Peter Hollins - Mental Models
- Address "Important"; Ignore "Urgent" to separate priorities from impostors
- Visualize All the Dominoes to make decisions as informed as possible
- Make Reversible Decisions to remove indecisions and have a bias to action
- Seek "Satisfiction" to achieve your priorities and ignore what doesn't matter
- Stay within 40% - 70% to balance information with action
- Minimize Regret by consulting the future you on decisions
- Ignore "Black Swans" to understand how outliers shouldn't change your thinking
- Look for Equilibrium Points to find real patterns in data and not be fooled
- Wait for the Regression to the Mean to find real patterns in data and not be fooled
- What Would Bayes Do to calculate probabilities and predict the future based on real events
- Do It Like Darwin to seek real, honest truth in a situation
- Think With System 2 to think analytically instead of emotionally
- Peer Review Your Perspectives to understand the consensus view and why you might differ
- Find Your Own Flaws to scrutinize yourself before others can
- Separate Correlation From Causation to understand what truly needs to be addressed to solve a problem
Decision Making For Speed And Context
To the man with only a hammer, every problem looks like a nail.
- Abraham Maslow
A mental model is a blueprint to emphasize important aspects of whatever you're facing, and it defines context, background and direction.
Without them, you are only able to see the haphazard, individual elements with no connection to each other.
A chef is someone who has the mental models of flavor profiles, what basic ingredients are needed for a stock or a sauce, typical techniques for different meats, and the conventional beverage and food pairings.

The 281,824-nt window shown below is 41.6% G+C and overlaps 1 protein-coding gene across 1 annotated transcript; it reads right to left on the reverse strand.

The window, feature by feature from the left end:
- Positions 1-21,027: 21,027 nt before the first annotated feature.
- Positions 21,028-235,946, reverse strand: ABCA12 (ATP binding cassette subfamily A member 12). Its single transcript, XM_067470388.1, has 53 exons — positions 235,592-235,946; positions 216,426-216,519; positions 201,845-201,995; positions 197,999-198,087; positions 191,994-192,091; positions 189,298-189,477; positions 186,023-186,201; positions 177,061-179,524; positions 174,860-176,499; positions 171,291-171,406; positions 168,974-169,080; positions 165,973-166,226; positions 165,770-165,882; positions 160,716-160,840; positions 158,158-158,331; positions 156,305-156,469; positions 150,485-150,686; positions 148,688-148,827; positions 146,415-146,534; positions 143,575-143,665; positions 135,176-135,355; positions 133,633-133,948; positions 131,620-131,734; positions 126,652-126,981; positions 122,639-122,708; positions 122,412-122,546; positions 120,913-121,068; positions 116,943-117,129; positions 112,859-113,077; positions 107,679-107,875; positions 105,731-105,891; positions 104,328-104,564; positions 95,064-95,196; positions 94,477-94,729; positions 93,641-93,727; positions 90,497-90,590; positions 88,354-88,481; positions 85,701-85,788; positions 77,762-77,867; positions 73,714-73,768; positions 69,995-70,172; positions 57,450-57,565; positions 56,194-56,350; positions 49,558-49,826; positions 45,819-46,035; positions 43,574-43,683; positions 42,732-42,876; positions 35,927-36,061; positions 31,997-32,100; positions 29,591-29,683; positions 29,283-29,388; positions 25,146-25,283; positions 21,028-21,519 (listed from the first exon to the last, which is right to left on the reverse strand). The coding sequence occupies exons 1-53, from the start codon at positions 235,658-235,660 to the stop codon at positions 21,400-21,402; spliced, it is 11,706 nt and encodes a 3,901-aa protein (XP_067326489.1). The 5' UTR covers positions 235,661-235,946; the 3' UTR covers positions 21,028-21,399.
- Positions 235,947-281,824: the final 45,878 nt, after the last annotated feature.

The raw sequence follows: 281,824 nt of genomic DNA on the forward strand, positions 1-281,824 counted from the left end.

You can think of mental models as life heuristics or guidelines to evaluate and comprehend.
Mental models aren't perfect representations of the world around us, they serve to separate the signal from the noise for a specific perspective.
Too few mental models limit your capability to comprehend.
MM #15: Separate Correlation From Causation to understand what truly needs to be addressed to solve a problem
Storks deliver babies?
Just because two things occur simultaneously doesn't mean that there is a causal relationship between them.
Imagine seeing a chart with two lines, depicting the daily sales of sunglasses and ice cream, respectively. By looking solely at that chart, one would say that one might cause the other, where the truth is that warm weather causes both.
Two events with similar patterns or related behaviors do not have to be causing each other.
Correlation shows relation in terms of trait or trend. It says nothing about the underlying reason.
"These two things are generally doing the same thing at the same time"
Causation is an effort to establish the reason things happen. → cause and effect
"This thing changed, which in turn cause this other thing to change"
The reality is messy though, sometimes there isn't an obvious cause. Sometimes we must look past the immediate reason (the proximate cause) and search for a more fundamental basis (the root cause).
The root and proximate causes have the "reason for the reason" relationship.
When finding the true cause, go past the immediate situation and examine the sequence of factors and cues, thinking or emotional patterns, or environmental elements that set the groundwork.
A useful technique for examining cause and effect is to apply the "5 Why's", a technique originating in Toyota factories.© nem035RSS